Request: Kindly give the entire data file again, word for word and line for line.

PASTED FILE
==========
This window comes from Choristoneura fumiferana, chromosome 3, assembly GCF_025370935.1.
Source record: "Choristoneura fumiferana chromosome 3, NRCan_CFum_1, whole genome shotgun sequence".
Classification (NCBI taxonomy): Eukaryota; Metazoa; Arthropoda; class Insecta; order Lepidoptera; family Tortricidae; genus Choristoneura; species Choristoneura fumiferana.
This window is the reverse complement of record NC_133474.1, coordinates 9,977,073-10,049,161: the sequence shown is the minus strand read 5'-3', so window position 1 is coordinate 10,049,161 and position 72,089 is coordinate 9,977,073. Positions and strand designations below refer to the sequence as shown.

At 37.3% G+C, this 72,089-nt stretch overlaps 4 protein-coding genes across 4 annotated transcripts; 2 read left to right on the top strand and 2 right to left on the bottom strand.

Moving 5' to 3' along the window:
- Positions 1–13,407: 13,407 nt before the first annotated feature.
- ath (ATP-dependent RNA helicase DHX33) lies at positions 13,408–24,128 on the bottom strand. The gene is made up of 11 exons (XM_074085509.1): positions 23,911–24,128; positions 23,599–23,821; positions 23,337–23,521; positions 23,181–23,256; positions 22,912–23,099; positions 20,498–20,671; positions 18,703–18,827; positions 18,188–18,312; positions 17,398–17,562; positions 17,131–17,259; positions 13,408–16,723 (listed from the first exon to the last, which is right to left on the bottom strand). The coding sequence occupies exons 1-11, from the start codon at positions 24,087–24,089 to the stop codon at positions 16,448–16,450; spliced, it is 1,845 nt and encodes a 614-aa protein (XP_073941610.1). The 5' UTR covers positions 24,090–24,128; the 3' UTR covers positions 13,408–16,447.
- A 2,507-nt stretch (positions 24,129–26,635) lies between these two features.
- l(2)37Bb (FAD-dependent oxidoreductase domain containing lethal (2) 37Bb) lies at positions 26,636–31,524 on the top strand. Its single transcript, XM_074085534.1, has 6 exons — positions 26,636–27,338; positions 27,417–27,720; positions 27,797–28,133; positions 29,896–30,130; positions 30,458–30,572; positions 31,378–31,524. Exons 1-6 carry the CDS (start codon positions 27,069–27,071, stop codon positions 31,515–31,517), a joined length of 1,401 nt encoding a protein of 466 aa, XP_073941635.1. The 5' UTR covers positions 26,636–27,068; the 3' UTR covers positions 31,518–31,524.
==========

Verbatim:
This window comes from Choristoneura fumiferana, chromosome 3, assembly GCF_025370935.1.
Source record: "Choristoneura fumiferana chromosome 3, NRCan_CFum_1, whole genome shotgun sequence".
Classification (NCBI taxonomy): Eukaryota; Metazoa; Arthropoda; class Insecta; order Lepidoptera; family Tortricidae; genus Choristoneura; species Choristoneura fumiferana.
This window is the reverse complement of record NC_133474.1, coordinates 9,977,073-10,049,161: the sequence shown is the minus strand read 5'-3', so window position 1 is coordinate 10,049,161 and position 72,089 is coordinate 9,977,073. Positions and strand designations below refer to the sequence as shown.

At 37.3% G+C, this 72,089-nt stretch overlaps 4 protein-coding genes across 4 annotated transcripts; 2 read left to right on the top strand and 2 right to left on the bottom strand.

Moving 5' to 3' along the window:
- Positions 1–13,407: 13,407 nt before the first annotated feature.
- ath (ATP-dependent RNA helicase DHX33) lies at positions 13,408–24,128 on the bottom strand. The gene is made up of 11 exons (XM_074085509.1): positions 23,911–24,128; positions 23,599–23,821; positions 23,337–23,521; positions 23,181–23,256; positions 22,912–23,099; positions 20,498–20,671; positions 18,703–18,827; positions 18,188–18,312; positions 17,398–17,562; positions 17,131–17,259; positions 13,408–16,723 (listed from the first exon to the last, which is right to left on the bottom strand). The coding sequence occupies exons 1-11, from the start codon at positions 24,087–24,089 to the stop codon at positions 16,448–16,450; spliced, it is 1,845 nt and encodes a 614-aa protein (XP_073941610.1). The 5' UTR covers positions 24,090–24,128; the 3' UTR covers positions 13,408–16,447.
- A 2,507-nt stretch (positions 24,129–26,635) lies between these two features.
- l(2)37Bb (FAD-dependent oxidoreductase domain containing lethal (2) 37Bb) lies at positions 26,636–31,524 on the top strand. Its single transcript, XM_074085534.1, has 6 exons — positions 26,636–27,338; positions 27,417–27,720; positions 27,797–28,133; positions 29,896–30,130; positions 30,458–30,572; positions 31,378–31,524. Exons 1-6 carry the CDS (start codon positions 27,069–27,071, stop codon positions 31,515–31,517), a joined length of 1,401 nt encoding a protein of 466 aa, XP_073941635.1. The 5' UTR covers positions 26,636–27,068; the 3' UTR covers positions 31,518–31,524.